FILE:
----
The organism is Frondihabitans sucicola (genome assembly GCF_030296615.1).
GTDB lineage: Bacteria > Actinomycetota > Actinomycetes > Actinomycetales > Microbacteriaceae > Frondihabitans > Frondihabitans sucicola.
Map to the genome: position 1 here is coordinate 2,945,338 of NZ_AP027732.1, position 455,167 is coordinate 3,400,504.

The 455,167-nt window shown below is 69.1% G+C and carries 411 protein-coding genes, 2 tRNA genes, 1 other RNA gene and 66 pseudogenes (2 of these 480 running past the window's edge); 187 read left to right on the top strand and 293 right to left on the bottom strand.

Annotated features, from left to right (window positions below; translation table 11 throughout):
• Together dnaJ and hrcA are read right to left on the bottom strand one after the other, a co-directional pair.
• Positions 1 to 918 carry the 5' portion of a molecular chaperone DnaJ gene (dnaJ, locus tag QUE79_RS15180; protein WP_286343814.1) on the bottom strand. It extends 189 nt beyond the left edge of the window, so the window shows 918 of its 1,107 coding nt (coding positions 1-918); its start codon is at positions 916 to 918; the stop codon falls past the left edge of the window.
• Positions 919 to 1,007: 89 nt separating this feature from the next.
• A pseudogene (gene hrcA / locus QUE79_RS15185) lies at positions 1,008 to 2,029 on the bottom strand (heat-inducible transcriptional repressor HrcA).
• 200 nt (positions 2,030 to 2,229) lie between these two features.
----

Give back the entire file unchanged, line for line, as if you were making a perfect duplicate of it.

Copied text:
The organism is Frondihabitans sucicola (genome assembly GCF_030296615.1).
GTDB lineage: Bacteria > Actinomycetota > Actinomycetes > Actinomycetales > Microbacteriaceae > Frondihabitans > Frondihabitans sucicola.
Map to the genome: position 1 here is coordinate 2,945,338 of NZ_AP027732.1, position 455,167 is coordinate 3,400,504.

The 455,167-nt window shown below is 69.1% G+C and carries 411 protein-coding genes, 2 tRNA genes, 1 other RNA gene and 66 pseudogenes (2 of these 480 running past the window's edge); 187 read left to right on the top strand and 293 right to left on the bottom strand.

Annotated features, from left to right (window positions below; translation table 11 throughout):
• Together dnaJ and hrcA are read right to left on the bottom strand one after the other, a co-directional pair.
• Positions 1 to 918 carry the 5' portion of a molecular chaperone DnaJ gene (dnaJ, locus tag QUE79_RS15180; protein WP_286343814.1) on the bottom strand. It extends 189 nt beyond the left edge of the window, so the window shows 918 of its 1,107 coding nt (coding positions 1-918); its start codon is at positions 916 to 918; the stop codon falls past the left edge of the window.
• Positions 919 to 1,007: 89 nt separating this feature from the next.
• A pseudogene (gene hrcA / locus QUE79_RS15185) lies at positions 1,008 to 2,029 on the bottom strand (heat-inducible transcriptional repressor HrcA).
• 200 nt (positions 2,030 to 2,229) lie between these two features.